Snapchat had 187 million daily active users in the fourth quarter, up 18% from a year ago.

(Bloomberg) –Snap Inc.’s revenue topped analysts’ estimates for the first time since the company went public almost a year ago, buoyed by momentum in its advertising business and user growth.

Shares of the company jumped as much as 29% in extended trading following the results. Earlier, they rose 1.5% to close at $14.06 in New York.

Snap, which makes the Snapchat photo-messaging app, said fourth-quarter sales jumped 72% to $285.7 million, beating the $252.8 million average projection of analysts, according to data compiled by Bloomberg. Snapchat had 187 million daily active users in the fourth quarter, up 18% from a year ago and ahead of the 184.3 million analysts estimated.

The company has been automating its ad-buying system to draw in more marketers. That dented ad prices, but this was offset by a higher number of ad views and customers.

The results mark a rare win for Snap, whose first year as a public company has been hobbled by stagnant user growth and management departures, including the loss of its heads of product and engineering. Larger social-media rival Facebook Inc. has copied some of Snapchat’s most popular features for bigger audiences, while a dramatic redesign of the Snapchat app is rolling out slowly—and to lackluster reviews so far.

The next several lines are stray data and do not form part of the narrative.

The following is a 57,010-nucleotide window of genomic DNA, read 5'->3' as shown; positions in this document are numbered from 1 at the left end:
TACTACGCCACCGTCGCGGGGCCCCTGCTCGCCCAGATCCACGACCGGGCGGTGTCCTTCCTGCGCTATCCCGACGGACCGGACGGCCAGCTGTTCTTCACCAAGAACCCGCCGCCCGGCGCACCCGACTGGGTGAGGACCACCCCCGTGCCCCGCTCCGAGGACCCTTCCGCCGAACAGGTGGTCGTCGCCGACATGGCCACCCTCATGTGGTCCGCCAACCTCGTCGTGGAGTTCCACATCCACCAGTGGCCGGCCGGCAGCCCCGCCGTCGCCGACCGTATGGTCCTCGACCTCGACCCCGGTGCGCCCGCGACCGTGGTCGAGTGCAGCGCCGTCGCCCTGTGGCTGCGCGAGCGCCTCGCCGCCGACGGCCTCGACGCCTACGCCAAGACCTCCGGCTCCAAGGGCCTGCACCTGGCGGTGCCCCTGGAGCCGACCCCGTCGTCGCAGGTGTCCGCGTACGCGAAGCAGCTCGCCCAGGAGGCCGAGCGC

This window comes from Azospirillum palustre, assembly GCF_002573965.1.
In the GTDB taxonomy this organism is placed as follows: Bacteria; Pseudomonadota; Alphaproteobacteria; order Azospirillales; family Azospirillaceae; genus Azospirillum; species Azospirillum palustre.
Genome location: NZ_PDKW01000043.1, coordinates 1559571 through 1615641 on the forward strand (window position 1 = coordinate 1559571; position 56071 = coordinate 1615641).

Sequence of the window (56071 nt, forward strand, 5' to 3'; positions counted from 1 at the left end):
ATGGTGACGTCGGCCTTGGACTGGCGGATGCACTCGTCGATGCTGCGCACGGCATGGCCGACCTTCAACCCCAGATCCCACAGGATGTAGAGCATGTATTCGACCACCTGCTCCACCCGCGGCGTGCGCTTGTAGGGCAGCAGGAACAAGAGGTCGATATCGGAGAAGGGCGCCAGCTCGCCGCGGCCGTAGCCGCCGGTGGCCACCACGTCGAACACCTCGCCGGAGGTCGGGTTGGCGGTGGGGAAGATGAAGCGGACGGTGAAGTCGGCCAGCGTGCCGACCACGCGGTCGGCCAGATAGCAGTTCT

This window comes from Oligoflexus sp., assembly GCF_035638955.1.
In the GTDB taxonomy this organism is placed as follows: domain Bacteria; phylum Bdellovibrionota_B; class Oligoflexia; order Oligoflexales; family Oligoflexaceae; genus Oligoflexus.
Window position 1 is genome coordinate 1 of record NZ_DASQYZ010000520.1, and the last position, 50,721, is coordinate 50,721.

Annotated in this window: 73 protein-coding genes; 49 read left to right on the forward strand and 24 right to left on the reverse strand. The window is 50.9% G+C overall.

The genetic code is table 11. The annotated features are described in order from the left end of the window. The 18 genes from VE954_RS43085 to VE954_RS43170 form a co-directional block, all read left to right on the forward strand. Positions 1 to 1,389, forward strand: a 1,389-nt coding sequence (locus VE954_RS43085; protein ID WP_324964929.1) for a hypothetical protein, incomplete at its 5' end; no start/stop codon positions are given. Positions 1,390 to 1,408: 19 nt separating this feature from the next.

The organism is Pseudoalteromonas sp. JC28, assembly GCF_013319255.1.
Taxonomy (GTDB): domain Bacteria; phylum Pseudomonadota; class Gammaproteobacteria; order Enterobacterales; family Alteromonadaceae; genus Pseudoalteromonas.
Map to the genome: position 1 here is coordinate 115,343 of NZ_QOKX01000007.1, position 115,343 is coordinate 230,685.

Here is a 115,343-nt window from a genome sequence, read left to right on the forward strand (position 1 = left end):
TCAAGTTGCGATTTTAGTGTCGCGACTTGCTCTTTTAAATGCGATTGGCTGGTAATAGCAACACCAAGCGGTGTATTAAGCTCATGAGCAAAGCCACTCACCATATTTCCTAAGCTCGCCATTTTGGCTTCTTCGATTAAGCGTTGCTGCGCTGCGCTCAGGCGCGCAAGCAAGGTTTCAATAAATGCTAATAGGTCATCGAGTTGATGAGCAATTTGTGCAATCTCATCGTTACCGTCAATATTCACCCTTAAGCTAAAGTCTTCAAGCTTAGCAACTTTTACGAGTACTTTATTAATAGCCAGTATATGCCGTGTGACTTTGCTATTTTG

The numbers on Tuesday may help lead Wall Street back to its original thesis on the company: that Snap, already popular with young people, has a lot of growth potential.

“We continue to view Snap’s audience and platform as a unique asset in the digital media space with a long monetization runway,” says John Egbert, an analyst at Stifel Nicolaus, in a note to investors before the results. The fourth quarter was an “important quarter for Snap, as investor confidence in the company’s growth story has waned.”

Excluding certain items, the Los Angeles-based company reported a loss of 13 cents a share, compared to the 16-cent loss analysts predicted. The net loss was $350 million in the fourth quarter, for a full-year loss of $3.45 billion.

Average revenue per user, a closely watched number, rose 46% to $1.53 in the final period of 2017, while a similar measure of costs grew much more slowly, according to the company.


“Our business really came together towards the end of last year,” CEO Evan Spiegel says in a statement.